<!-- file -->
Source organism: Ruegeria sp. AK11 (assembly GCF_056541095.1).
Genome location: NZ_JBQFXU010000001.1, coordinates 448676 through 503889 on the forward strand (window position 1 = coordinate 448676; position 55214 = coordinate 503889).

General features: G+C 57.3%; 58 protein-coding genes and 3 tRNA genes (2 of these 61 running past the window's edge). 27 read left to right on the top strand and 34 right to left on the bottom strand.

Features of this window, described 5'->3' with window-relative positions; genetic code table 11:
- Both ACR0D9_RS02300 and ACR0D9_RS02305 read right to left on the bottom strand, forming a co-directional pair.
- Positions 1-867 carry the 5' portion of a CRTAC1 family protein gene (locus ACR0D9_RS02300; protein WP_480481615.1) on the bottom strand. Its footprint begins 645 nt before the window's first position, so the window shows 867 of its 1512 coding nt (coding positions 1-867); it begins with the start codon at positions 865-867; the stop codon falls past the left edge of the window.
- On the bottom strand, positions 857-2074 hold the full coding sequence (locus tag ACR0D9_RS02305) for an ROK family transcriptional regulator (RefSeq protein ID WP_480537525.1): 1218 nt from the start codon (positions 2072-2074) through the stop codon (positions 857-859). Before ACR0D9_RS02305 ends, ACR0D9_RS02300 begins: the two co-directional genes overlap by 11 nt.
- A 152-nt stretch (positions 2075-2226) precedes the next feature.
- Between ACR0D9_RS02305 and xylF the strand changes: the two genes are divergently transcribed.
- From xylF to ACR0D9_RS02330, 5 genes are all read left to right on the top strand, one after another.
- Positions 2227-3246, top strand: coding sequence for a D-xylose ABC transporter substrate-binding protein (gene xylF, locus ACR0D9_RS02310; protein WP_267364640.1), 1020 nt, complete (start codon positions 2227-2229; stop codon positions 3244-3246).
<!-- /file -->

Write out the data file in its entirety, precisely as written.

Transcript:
Source organism: Ruegeria sp. AK11 (assembly GCF_056541095.1).
Genome location: NZ_JBQFXU010000001.1, coordinates 448676 through 503889 on the forward strand (window position 1 = coordinate 448676; position 55214 = coordinate 503889).

General features: G+C 57.3%; 58 protein-coding genes and 3 tRNA genes (2 of these 61 running past the window's edge). 27 read left to right on the top strand and 34 right to left on the bottom strand.

Features of this window, described 5'->3' with window-relative positions; genetic code table 11:
- Both ACR0D9_RS02300 and ACR0D9_RS02305 read right to left on the bottom strand, forming a co-directional pair.
- Positions 1-867 carry the 5' portion of a CRTAC1 family protein gene (locus ACR0D9_RS02300; protein WP_480481615.1) on the bottom strand. Its footprint begins 645 nt before the window's first position, so the window shows 867 of its 1512 coding nt (coding positions 1-867); it begins with the start codon at positions 865-867; the stop codon falls past the left edge of the window.
- On the bottom strand, positions 857-2074 hold the full coding sequence (locus tag ACR0D9_RS02305) for an ROK family transcriptional regulator (RefSeq protein ID WP_480537525.1): 1218 nt from the start codon (positions 2072-2074) through the stop codon (positions 857-859). Before ACR0D9_RS02305 ends, ACR0D9_RS02300 begins: the two co-directional genes overlap by 11 nt.
- A 152-nt stretch (positions 2075-2226) precedes the next feature.
- Between ACR0D9_RS02305 and xylF the strand changes: the two genes are divergently transcribed.
- From xylF to ACR0D9_RS02330, 5 genes are all read left to right on the top strand, one after another.
- Positions 2227-3246, top strand: coding sequence for a D-xylose ABC transporter substrate-binding protein (gene xylF, locus ACR0D9_RS02310; protein WP_267364640.1), 1020 nt, complete (start codon positions 2227-2229; stop codon positions 3244-3246).